Kinship in the Ndembu culture is virilocal and matrilineal. The symbolism here is in the social structure, which represents this construction of kinship. Ndembu people are highly mobile because, as Turner explains, “Men, of their own choice, and women, through marriage, divorce, widowhood, and remarriage, each of which normally entails a change in domicile, are constantly moving from one village to another, although men usual go where they have kin (1967: 3). The fact that the culture is virilocal symbolises a male dominant society. Wives follow their husbands from the village of their parents to the village of the husbands’ kin. This means that woman’s consanguineal associations are scattered. However, since the culture is matrilineal, “Through their children, women are ultimately triumphant” (Turner1968: 265). This means that women have, through time, structural dominance over the society.
This is also reflected in the consummation ritual, which was mentioned earlier. Turner explains “Before the couple can establish pleasurable free-and-easy sexual relations, the husband must undergo an ordeal in which he must prove his virility to his wife and to the women as a whole, who are here represented by the instructress” (Turner 1968: 266). It is a mans virility which is tested to insure women’s dominance. She after all needs a partner who can convince her that he is able to produce children and carry on her line. The symbolising factor here is that the man is under scrutiny by women to continue kinship descent of their line. As Turner explains:
“Male kin form the residential core of villages: in a matrilineal society such male kin must import their spouses or separate from one another: virilocal marriage prevents the formation of deep lineages and gives a high degree of cohesion and autonomy to the matricentric family which later becomes the principle unit of fission.” (1957: 233)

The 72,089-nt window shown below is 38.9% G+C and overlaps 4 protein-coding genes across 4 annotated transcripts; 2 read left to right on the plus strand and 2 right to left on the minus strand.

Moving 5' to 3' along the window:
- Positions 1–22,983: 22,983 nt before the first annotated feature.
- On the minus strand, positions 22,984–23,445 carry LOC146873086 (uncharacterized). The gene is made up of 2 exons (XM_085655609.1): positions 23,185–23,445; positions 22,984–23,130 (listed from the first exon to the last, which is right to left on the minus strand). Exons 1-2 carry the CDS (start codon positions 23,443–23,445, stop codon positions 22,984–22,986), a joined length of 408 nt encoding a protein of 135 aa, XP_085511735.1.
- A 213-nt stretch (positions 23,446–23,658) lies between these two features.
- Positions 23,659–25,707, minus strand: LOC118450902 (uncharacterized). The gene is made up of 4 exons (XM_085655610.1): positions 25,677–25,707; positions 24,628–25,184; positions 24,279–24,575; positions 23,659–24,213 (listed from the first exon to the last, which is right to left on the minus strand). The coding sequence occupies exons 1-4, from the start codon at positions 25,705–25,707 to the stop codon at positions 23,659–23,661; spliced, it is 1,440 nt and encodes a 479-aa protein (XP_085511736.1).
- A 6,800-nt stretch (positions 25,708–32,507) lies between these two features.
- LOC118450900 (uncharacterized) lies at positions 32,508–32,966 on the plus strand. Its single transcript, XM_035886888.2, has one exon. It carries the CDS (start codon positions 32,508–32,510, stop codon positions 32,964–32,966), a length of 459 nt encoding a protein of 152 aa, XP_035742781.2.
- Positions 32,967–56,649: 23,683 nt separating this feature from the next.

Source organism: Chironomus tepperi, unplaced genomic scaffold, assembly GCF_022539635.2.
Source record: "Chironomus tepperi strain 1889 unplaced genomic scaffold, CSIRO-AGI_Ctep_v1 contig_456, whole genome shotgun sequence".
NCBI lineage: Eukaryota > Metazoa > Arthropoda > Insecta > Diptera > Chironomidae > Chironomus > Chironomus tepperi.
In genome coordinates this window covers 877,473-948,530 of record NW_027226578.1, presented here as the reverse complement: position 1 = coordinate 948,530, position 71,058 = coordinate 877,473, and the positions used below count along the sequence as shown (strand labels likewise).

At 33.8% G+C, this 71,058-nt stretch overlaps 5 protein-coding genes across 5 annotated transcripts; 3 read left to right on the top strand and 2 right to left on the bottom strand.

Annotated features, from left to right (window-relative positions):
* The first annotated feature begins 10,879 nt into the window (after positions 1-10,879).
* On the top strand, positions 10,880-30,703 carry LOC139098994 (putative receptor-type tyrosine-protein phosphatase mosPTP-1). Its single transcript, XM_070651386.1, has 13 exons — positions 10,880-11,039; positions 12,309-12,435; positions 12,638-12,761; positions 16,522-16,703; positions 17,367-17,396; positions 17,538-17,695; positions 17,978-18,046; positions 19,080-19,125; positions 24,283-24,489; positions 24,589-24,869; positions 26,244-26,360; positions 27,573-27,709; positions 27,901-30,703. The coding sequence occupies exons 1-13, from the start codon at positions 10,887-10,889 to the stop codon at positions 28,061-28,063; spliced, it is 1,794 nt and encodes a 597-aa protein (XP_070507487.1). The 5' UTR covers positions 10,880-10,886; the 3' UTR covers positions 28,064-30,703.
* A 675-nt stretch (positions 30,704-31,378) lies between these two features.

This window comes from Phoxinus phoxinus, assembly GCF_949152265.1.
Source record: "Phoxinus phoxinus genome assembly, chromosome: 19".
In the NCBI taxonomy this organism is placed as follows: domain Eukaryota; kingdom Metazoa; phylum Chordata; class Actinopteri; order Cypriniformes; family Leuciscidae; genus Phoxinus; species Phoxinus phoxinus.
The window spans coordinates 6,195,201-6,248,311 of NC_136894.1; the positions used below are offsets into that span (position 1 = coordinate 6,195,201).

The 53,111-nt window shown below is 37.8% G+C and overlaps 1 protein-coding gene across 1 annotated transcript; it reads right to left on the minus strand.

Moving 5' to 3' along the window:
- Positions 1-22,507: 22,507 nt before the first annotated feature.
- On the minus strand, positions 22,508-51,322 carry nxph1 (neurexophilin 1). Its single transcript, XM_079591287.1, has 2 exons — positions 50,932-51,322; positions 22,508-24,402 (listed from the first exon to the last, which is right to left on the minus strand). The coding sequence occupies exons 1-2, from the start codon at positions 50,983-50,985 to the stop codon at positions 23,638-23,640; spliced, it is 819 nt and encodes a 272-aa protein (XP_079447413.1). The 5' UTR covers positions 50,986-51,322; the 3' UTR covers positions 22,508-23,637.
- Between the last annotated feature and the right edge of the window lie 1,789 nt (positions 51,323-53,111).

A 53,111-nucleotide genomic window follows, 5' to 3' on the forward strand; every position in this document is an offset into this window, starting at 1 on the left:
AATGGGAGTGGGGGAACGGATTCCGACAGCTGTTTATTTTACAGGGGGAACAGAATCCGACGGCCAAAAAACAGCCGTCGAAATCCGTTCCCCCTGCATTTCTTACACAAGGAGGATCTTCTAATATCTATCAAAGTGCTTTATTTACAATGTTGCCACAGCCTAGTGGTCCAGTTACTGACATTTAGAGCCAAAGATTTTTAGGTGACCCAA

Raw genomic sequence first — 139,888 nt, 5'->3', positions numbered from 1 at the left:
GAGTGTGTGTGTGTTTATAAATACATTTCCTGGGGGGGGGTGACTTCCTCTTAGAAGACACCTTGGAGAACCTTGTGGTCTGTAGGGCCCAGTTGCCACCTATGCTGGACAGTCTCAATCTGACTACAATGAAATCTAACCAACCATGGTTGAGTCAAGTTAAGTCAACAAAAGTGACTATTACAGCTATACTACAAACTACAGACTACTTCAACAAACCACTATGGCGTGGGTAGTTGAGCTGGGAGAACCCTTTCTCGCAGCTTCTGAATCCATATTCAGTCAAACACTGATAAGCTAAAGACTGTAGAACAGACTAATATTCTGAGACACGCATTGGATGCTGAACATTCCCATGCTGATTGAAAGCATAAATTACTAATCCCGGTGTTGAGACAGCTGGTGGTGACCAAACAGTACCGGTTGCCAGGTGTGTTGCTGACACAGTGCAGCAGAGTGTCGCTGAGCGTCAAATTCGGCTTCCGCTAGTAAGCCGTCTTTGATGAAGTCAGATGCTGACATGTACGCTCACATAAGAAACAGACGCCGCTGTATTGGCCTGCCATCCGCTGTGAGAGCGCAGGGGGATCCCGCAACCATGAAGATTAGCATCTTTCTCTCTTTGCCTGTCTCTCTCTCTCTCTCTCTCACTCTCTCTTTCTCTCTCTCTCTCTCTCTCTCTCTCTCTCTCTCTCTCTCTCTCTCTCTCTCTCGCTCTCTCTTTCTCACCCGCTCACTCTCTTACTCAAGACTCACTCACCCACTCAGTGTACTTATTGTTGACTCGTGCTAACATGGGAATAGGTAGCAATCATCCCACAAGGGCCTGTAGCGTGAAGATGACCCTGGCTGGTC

This is paradoxical as it is men who hold social power and women who hold power over kinship. Yet kinship is how social power is organised. Men can only have power if his wife is related to the village headman and is next in succession. This causes fission as women, of whom the matrilineal organisation is obviously dependant, are scattered so it is often left to the individual to stake his claim for power.
However, concerning kinship the consummation ritual is a symbol to cool the matrilineal and virilocal conflict that affects this culture. The dark cold black river mud used to signify love also signifies a coolness to be observed among the bride and grooms families: an end to hostilities. The blackness of the mud represents love in this context (often the colour black represents the opposite). Turner qualifies this by saying, “Here blackness plus coldness appear to represent the cessation of hostility between two intermarrying groups”(1967: 74). This has the possible effect that the matriliny will continue to live within a virilocal structure.
Symbolism is a central factor in organising and defining to construct kinship. In America it is love that symbolises kinship and sexual intercourse symbolises love and a continuation of the bloodline. In Ndembu culture love is also significant as a measure to cool the hostilities that arise around the social structure of kinship.